Revitalization of Korean New Religions in the 1970s

Jin-Young Kim, Jongoh Lee, Heejae Choi


The concept of secularism underpinning modern Western society insists on weakening the influence of religion by viewing the world through the lens of science and reason rather than through religious beliefs, traditions, and political authority. However, Korea has adopted a different perspective on this matter. A number of Korean new religions were in decline and they seemed to be facing imminent death during the Japanese colonial period (1910-1945), the Korean War (1950-1953), the Rhee Syngman government (1948-1960), and the Park Chung-hee government (1961-1979), which were periods of peak political suppression and control. The 1970s saw a dramatic shift in religious circles, when new religions founded in the 19th century but oppressed until then revitalized and spread rapidly. Why could Korea in the 1970s not adopt the smooth relationship between religion and modernity prevalent in the West? Instead, why did new religions based on tradition develop and flourish? This study aims to answer these questions by comparing the theories on secularization and post-secularization of the West with the philosophy of Confucianism of the late Joseon Era and reveal the foundation of Korean new religions from a theoretical perspective.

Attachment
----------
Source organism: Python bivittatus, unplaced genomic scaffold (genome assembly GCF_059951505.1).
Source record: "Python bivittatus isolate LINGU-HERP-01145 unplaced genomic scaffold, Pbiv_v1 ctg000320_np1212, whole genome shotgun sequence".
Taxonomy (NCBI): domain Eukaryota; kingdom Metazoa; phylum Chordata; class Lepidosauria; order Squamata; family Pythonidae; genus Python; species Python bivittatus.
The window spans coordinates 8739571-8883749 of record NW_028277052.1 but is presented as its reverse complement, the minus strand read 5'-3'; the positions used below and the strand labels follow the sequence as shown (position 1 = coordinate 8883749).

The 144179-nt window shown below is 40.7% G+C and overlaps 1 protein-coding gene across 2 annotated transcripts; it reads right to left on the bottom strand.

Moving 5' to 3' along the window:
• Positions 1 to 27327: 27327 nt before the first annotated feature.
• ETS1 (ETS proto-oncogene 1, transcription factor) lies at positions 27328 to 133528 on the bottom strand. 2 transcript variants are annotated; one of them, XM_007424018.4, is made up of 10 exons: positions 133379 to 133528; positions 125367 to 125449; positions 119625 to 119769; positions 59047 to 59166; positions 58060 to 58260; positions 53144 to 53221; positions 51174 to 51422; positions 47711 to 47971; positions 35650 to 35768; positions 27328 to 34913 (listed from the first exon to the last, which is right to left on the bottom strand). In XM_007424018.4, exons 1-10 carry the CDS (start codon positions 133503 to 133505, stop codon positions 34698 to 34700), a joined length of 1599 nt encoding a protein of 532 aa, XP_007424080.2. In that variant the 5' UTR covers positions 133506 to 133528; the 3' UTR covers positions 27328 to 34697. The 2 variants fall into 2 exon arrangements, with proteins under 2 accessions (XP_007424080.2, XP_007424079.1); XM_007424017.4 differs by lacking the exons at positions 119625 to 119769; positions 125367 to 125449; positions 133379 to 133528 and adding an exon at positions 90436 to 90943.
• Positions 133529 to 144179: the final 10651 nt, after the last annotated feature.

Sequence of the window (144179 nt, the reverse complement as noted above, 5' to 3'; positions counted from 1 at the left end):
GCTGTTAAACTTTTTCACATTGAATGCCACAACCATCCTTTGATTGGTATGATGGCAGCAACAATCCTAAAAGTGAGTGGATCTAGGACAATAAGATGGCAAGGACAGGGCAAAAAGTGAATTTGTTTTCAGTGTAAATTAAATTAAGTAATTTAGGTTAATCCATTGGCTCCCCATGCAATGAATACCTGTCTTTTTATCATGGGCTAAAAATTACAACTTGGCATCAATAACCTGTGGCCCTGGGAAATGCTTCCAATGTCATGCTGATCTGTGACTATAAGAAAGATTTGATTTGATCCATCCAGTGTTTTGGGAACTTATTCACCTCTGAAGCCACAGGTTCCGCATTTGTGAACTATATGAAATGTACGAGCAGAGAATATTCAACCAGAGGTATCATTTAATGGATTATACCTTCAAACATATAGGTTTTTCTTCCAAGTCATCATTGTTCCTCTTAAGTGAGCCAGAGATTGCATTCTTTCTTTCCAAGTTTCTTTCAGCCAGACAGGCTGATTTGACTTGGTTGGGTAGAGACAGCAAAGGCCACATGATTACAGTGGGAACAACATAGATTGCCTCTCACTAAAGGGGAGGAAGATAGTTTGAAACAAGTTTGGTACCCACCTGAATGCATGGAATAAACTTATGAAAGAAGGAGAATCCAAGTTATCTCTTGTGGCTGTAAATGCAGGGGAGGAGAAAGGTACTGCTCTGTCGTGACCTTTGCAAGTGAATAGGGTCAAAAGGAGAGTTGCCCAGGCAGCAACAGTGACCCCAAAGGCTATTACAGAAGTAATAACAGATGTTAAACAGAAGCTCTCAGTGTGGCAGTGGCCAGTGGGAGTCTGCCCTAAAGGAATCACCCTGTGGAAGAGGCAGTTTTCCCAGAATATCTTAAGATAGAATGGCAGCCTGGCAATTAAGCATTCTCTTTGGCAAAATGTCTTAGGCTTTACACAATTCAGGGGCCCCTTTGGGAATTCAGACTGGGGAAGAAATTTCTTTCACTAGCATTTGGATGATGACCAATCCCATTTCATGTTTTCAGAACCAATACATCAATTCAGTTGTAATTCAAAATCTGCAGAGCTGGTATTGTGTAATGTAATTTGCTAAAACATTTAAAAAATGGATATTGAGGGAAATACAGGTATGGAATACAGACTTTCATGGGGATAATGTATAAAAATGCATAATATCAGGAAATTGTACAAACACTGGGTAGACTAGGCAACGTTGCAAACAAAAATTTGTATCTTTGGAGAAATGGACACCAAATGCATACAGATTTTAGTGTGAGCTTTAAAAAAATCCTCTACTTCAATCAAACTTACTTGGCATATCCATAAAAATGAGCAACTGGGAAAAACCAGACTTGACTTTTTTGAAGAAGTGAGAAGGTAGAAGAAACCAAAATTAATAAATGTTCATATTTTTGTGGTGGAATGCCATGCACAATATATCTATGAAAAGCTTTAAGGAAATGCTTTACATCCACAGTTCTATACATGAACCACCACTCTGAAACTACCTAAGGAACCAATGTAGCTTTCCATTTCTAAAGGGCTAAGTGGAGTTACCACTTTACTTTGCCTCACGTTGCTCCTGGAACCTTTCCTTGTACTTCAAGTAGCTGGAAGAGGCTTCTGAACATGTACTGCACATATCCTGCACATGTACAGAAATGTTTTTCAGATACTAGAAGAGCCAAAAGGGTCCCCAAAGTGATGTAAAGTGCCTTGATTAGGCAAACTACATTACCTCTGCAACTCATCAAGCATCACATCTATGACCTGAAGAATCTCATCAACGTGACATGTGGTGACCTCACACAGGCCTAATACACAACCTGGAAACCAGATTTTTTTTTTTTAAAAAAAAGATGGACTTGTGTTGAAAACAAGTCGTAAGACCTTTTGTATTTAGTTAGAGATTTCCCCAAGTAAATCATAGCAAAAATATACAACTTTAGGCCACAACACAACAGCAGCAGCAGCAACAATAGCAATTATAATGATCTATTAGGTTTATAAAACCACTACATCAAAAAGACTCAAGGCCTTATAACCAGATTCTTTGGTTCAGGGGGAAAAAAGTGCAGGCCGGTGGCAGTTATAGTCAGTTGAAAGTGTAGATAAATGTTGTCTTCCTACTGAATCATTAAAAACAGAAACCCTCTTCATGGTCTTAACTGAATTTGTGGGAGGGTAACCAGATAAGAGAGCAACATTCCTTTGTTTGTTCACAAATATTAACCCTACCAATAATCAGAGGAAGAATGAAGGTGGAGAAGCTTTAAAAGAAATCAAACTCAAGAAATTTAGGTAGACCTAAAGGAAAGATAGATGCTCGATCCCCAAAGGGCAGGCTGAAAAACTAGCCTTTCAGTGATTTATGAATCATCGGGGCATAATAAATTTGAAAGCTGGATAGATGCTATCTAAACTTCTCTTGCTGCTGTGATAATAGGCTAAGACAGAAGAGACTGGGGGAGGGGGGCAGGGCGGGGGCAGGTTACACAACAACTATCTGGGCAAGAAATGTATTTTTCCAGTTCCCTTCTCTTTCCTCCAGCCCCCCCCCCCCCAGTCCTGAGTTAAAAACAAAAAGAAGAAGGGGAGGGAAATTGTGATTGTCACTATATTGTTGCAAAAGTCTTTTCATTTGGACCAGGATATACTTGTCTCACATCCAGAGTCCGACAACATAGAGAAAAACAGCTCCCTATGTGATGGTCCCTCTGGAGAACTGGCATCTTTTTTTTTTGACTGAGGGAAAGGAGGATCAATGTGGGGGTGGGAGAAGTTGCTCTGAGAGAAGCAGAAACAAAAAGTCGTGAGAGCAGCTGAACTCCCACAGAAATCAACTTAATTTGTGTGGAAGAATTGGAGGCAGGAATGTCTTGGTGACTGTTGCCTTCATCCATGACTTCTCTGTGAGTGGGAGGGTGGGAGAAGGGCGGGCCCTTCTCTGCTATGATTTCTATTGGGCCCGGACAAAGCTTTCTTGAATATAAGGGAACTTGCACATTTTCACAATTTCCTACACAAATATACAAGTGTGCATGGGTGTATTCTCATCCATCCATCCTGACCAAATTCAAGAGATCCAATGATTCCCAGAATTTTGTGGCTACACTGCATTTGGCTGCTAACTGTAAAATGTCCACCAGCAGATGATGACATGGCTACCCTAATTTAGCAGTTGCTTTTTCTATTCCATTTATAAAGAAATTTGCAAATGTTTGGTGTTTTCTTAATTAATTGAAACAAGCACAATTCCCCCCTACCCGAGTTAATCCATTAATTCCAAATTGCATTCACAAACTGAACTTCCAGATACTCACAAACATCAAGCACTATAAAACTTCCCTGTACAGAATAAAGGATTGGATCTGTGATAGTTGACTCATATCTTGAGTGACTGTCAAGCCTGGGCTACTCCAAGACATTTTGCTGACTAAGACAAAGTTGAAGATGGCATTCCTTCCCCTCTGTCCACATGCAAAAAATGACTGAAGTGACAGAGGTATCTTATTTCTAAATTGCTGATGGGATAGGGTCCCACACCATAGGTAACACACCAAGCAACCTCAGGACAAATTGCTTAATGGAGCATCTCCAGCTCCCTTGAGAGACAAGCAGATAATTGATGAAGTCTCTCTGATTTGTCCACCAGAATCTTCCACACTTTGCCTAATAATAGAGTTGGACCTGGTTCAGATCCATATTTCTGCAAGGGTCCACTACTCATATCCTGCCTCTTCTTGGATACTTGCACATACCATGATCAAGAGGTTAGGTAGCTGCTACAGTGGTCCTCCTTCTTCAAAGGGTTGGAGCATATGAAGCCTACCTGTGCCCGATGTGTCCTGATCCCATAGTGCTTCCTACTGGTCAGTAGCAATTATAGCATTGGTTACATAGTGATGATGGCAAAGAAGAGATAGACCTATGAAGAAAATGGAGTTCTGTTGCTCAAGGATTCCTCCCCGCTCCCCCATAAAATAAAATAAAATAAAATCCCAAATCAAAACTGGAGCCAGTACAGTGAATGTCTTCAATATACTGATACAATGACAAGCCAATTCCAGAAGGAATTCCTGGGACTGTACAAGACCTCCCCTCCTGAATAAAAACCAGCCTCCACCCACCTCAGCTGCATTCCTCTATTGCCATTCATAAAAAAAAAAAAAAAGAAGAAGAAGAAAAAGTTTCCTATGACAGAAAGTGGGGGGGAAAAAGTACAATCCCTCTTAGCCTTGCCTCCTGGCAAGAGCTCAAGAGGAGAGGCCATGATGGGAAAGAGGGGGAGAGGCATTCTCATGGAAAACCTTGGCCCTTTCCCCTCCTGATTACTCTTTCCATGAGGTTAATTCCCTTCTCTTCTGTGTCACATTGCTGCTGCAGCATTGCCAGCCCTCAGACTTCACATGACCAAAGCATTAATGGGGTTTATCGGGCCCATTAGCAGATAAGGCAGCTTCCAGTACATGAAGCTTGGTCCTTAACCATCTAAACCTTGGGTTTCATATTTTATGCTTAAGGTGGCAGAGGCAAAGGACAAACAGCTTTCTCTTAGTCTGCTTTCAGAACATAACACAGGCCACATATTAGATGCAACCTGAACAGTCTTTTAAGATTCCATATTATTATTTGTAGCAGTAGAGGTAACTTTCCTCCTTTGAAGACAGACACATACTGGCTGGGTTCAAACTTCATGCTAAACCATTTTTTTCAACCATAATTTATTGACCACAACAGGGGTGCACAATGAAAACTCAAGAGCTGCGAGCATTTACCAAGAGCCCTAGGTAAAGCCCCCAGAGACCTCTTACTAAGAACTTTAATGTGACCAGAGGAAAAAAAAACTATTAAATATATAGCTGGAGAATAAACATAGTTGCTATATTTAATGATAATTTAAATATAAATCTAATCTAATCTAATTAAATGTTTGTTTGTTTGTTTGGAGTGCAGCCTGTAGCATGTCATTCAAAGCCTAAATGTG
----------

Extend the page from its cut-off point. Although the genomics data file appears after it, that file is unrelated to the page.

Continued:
Korean New Religion, Secularization, Post-secularism, 1970s, The Modern Era, The Rhee Syngman government, The Park Chung-hee government, Pseudo-religion

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